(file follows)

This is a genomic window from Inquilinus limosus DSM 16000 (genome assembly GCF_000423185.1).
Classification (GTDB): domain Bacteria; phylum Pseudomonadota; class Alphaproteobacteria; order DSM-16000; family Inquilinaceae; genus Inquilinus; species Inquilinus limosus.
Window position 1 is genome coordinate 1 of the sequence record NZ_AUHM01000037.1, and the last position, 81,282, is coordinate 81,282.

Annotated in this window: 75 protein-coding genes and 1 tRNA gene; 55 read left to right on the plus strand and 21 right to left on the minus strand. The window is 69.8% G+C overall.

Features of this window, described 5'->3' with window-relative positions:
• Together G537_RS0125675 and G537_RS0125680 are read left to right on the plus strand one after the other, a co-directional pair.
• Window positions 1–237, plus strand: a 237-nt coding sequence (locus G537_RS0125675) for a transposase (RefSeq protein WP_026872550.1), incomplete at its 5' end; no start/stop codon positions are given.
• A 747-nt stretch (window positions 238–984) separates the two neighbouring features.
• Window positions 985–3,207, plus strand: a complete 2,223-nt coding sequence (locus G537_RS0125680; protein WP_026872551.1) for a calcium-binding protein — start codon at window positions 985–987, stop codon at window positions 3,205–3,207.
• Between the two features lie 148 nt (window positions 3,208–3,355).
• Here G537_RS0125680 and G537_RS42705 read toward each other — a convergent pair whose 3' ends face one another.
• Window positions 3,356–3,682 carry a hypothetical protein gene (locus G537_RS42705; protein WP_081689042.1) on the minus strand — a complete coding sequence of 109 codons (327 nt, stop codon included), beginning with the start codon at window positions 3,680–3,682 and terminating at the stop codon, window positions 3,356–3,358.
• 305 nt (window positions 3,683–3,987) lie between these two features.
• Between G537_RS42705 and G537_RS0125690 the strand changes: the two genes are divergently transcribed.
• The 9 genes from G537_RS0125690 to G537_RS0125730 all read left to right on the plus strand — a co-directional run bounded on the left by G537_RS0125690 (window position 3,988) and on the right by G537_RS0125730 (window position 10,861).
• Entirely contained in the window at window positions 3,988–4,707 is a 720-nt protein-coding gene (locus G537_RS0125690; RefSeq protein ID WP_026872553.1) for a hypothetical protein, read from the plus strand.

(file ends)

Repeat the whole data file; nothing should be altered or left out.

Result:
This is a genomic window from Inquilinus limosus DSM 16000 (genome assembly GCF_000423185.1).
Classification (GTDB): domain Bacteria; phylum Pseudomonadota; class Alphaproteobacteria; order DSM-16000; family Inquilinaceae; genus Inquilinus; species Inquilinus limosus.
Window position 1 is genome coordinate 1 of the sequence record NZ_AUHM01000037.1, and the last position, 81,282, is coordinate 81,282.

Annotated in this window: 75 protein-coding genes and 1 tRNA gene; 55 read left to right on the plus strand and 21 right to left on the minus strand. The window is 69.8% G+C overall.

Features of this window, described 5'->3' with window-relative positions:
• Together G537_RS0125675 and G537_RS0125680 are read left to right on the plus strand one after the other, a co-directional pair.
• Window positions 1–237, plus strand: a 237-nt coding sequence (locus G537_RS0125675) for a transposase (RefSeq protein WP_026872550.1), incomplete at its 5' end; no start/stop codon positions are given.
• A 747-nt stretch (window positions 238–984) separates the two neighbouring features.
• Window positions 985–3,207, plus strand: a complete 2,223-nt coding sequence (locus G537_RS0125680; protein WP_026872551.1) for a calcium-binding protein — start codon at window positions 985–987, stop codon at window positions 3,205–3,207.
• Between the two features lie 148 nt (window positions 3,208–3,355).
• Here G537_RS0125680 and G537_RS42705 read toward each other — a convergent pair whose 3' ends face one another.
• Window positions 3,356–3,682 carry a hypothetical protein gene (locus G537_RS42705; protein WP_081689042.1) on the minus strand — a complete coding sequence of 109 codons (327 nt, stop codon included), beginning with the start codon at window positions 3,680–3,682 and terminating at the stop codon, window positions 3,356–3,358.
• 305 nt (window positions 3,683–3,987) lie between these two features.
• Between G537_RS42705 and G537_RS0125690 the strand changes: the two genes are divergently transcribed.
• The 9 genes from G537_RS0125690 to G537_RS0125730 all read left to right on the plus strand — a co-directional run bounded on the left by G537_RS0125690 (window position 3,988) and on the right by G537_RS0125730 (window position 10,861).
• Entirely contained in the window at window positions 3,988–4,707 is a 720-nt protein-coding gene (locus G537_RS0125690; RefSeq protein ID WP_026872553.1) for a hypothetical protein, read from the plus strand.